Do you have an opinion on which is best or worked for you? Post it here.
I think parents tend to chose schools based on their own experience. I attended a single sex secondary school and was biased towards this choice for my own children. Another factor which I think plays a part is the sex of your family. I have noticed in a family where there is only one sex of child i.e. all boys or all girls then parents tend to favour co-ed as they want their child to experience the opposite sex. My decision to send my children to single sex schools has so far proved positive - sometimes “not having to prove yourself” or “looking silly” in front of the opposite sex can be a freeing, positive thing.
Really interesting. For me, having quite a boysy boy in a family of only boys I wanted the civilising influence of girls! It’s very hard to choose. Statistically, girls are said to fare better academically without boys and boys fare better with girls. I’ll try and dig out the research.
Have no experience of single sex schooling - in Scotland I don’t think I’ve ever come across a state school for just boys or girls, and even the private schools have merged over time and many are co-ed. My husband went to an all boys school from 11-16 and claims it didn’t make any difference having girls in the class or not.
Interesting. I’m thinking of moving to Scotland!
I don’t think single sex schools would teach children enough about “real life”. If you only have experience of one sex, you’re never going to know how to deal with the other, and that’s clearly something that could be an issue of later life.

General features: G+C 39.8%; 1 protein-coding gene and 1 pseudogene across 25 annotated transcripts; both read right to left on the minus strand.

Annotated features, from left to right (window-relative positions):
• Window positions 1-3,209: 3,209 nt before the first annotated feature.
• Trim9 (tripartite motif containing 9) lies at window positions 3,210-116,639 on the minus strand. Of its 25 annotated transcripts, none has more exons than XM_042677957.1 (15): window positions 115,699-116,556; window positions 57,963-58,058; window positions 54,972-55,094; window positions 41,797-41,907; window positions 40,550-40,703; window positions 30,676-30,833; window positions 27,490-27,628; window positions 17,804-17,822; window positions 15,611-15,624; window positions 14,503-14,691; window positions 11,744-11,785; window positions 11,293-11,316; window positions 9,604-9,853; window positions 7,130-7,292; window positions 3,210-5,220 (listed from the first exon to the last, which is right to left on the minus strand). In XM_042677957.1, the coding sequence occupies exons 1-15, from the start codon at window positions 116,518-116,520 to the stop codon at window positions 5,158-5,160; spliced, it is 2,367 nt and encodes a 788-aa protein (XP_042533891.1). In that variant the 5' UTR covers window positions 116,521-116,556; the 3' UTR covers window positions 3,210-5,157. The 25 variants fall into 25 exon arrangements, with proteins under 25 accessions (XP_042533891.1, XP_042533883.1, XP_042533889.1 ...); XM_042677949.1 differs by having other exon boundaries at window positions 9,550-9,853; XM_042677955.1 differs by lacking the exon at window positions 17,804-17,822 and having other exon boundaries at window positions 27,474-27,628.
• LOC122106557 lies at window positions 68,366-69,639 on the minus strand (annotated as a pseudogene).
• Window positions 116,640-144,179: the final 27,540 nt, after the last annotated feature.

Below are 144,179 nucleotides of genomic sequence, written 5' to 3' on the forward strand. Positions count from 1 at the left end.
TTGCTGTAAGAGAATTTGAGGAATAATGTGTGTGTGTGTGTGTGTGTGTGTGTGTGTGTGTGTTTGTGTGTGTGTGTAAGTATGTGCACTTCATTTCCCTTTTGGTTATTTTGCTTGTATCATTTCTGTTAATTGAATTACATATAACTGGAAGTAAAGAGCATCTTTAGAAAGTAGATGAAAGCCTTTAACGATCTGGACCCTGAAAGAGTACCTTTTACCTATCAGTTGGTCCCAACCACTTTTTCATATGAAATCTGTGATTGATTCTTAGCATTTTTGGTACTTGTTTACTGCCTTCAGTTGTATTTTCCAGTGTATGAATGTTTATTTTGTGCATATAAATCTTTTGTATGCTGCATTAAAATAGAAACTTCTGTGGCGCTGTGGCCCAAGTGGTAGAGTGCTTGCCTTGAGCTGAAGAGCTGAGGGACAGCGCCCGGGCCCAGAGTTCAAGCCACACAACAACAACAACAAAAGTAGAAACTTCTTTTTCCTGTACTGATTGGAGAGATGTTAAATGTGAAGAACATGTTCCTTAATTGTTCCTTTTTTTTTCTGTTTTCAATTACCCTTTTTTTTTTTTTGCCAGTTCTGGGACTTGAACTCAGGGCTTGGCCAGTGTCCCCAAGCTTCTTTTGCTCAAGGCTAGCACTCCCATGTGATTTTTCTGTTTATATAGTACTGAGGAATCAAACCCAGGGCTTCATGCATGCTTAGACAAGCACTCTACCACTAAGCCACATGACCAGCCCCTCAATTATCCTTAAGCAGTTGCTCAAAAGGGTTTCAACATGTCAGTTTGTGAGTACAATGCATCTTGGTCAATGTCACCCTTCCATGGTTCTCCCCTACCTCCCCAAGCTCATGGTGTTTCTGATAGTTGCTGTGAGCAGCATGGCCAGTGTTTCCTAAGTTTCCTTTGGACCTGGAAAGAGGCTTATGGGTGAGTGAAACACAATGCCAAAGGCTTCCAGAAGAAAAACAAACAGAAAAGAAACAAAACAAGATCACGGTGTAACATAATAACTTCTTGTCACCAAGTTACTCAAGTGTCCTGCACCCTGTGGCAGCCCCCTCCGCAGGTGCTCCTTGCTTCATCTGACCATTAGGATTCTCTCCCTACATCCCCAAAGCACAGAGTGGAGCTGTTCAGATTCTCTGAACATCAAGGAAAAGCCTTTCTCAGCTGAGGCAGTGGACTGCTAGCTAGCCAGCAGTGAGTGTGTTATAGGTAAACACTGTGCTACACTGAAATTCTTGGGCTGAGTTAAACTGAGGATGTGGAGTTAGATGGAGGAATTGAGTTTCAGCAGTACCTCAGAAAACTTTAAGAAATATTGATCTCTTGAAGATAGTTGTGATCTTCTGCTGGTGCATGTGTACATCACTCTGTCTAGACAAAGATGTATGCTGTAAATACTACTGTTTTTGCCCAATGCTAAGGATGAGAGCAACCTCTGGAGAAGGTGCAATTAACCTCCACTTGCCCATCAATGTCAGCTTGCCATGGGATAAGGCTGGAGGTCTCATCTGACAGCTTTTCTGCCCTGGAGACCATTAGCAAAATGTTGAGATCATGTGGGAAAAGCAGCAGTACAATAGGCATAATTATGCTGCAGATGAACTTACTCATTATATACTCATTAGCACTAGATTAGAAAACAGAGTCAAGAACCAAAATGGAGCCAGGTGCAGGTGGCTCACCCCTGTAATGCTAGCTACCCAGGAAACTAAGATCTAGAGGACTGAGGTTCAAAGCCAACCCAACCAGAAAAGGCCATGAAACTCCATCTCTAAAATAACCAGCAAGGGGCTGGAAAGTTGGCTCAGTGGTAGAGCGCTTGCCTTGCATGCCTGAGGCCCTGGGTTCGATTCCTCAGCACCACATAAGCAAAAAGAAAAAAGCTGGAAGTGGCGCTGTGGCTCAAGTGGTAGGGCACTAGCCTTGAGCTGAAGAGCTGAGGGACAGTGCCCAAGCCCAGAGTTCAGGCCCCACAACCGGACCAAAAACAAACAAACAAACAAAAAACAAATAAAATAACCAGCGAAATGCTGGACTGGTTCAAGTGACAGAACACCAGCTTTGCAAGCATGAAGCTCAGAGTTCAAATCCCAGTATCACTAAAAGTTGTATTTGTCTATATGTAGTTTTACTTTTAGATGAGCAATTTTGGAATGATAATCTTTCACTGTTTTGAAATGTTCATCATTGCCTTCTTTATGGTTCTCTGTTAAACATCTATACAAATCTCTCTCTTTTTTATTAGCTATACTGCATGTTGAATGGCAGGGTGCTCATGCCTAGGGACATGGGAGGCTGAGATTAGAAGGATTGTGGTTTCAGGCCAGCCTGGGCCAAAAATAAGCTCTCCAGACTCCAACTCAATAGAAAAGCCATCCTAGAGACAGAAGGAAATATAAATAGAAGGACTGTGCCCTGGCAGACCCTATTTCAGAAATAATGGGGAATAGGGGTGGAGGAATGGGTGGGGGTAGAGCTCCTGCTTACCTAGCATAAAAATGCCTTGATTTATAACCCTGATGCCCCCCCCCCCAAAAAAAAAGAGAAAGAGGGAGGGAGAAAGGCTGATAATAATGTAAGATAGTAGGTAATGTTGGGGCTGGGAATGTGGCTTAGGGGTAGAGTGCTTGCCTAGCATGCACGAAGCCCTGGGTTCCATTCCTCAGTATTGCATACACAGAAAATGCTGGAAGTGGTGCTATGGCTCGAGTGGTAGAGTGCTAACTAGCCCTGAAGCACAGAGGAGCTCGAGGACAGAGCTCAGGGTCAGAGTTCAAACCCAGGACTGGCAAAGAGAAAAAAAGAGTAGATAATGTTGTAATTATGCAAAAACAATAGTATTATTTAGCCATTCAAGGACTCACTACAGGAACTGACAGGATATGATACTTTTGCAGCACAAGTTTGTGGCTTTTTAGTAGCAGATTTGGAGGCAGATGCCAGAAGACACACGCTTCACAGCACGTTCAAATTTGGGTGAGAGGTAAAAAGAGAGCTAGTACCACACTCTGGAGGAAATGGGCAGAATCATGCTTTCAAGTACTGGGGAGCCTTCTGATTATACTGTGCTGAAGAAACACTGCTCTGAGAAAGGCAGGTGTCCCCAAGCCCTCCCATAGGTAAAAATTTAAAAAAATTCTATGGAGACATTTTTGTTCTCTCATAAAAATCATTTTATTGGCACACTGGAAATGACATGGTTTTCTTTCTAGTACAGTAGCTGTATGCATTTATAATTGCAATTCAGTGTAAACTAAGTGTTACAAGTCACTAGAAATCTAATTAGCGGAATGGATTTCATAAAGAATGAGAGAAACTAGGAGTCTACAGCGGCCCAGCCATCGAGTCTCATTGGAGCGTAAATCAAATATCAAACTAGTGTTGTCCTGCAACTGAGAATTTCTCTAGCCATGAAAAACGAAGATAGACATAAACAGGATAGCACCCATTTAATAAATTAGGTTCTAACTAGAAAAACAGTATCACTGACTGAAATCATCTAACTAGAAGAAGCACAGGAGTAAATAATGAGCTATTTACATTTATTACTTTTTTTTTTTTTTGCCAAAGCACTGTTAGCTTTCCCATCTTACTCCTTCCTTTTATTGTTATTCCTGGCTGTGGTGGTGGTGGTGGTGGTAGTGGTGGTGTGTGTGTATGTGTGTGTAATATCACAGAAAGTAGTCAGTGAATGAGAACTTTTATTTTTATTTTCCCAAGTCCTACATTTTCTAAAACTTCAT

I know people say that children are distracted by the opposite sex at school, but in my own personal experience I never found that to be true at all. I found that boys and girls were able to learn alongside each other and learn key lessons from each other, too.
That’s just my personal opinion, though, and I know that many others may hold other views. But from my perspective I think that girls and boys should be educated together, as there is just no reason at all to separate them.
I think it depends on the child. I went to both a co-ed and then a girls school. The girls school suited me best as I had more confidence without boys there, especially in subjects such as sports. I left school with the belief that women could acheive anything and without any concept of a glass ceiling. However, I had lots of opportunities to interact with boys outside of school in my social life. My sister had the same schooling as me but was more suited to a mixed school than the girls school as she found the environment bitchy. My brother went to the equivalent boys school and had a horrible time as it was very sports orientated and boisterous, which he is not. I would be reluctant to send my son to a boys only school but happier for my daughter to go to a girls school, if it suited her.
Yes, the headteachers of girls’ schools I have spoken to say that one of the most significant factors of a girls only education is that the girls don’t feel inhibited. They also see girls in all the leadership roles and this can be an important bedrock for ambition.
I went to a co-ed school, however, and enjoyed the challenge of beating all the boys! ; )
I went to a girls’ school for my secondary education, and it’s true that I didn’t feel inhibited. In fact, while I was still at school, there was a motion to turn it into a co-ed school, but it was voted down by students. I must say that majority of the 120 girls in my year have turned into successful businesswomen, bankers, doctors, lawyers, nurses and judges. So, it must not have done us any harm.
Most single-sex schools quote the “comfort” aspect as their USP - i.e. that the children will feel less inhibited and therefore open up more. Whilst co-ed is representative of the real world, there are so many other things about schooling that are not representative of the outside world. It’s a closed, protective environment and this is one more aspect of that.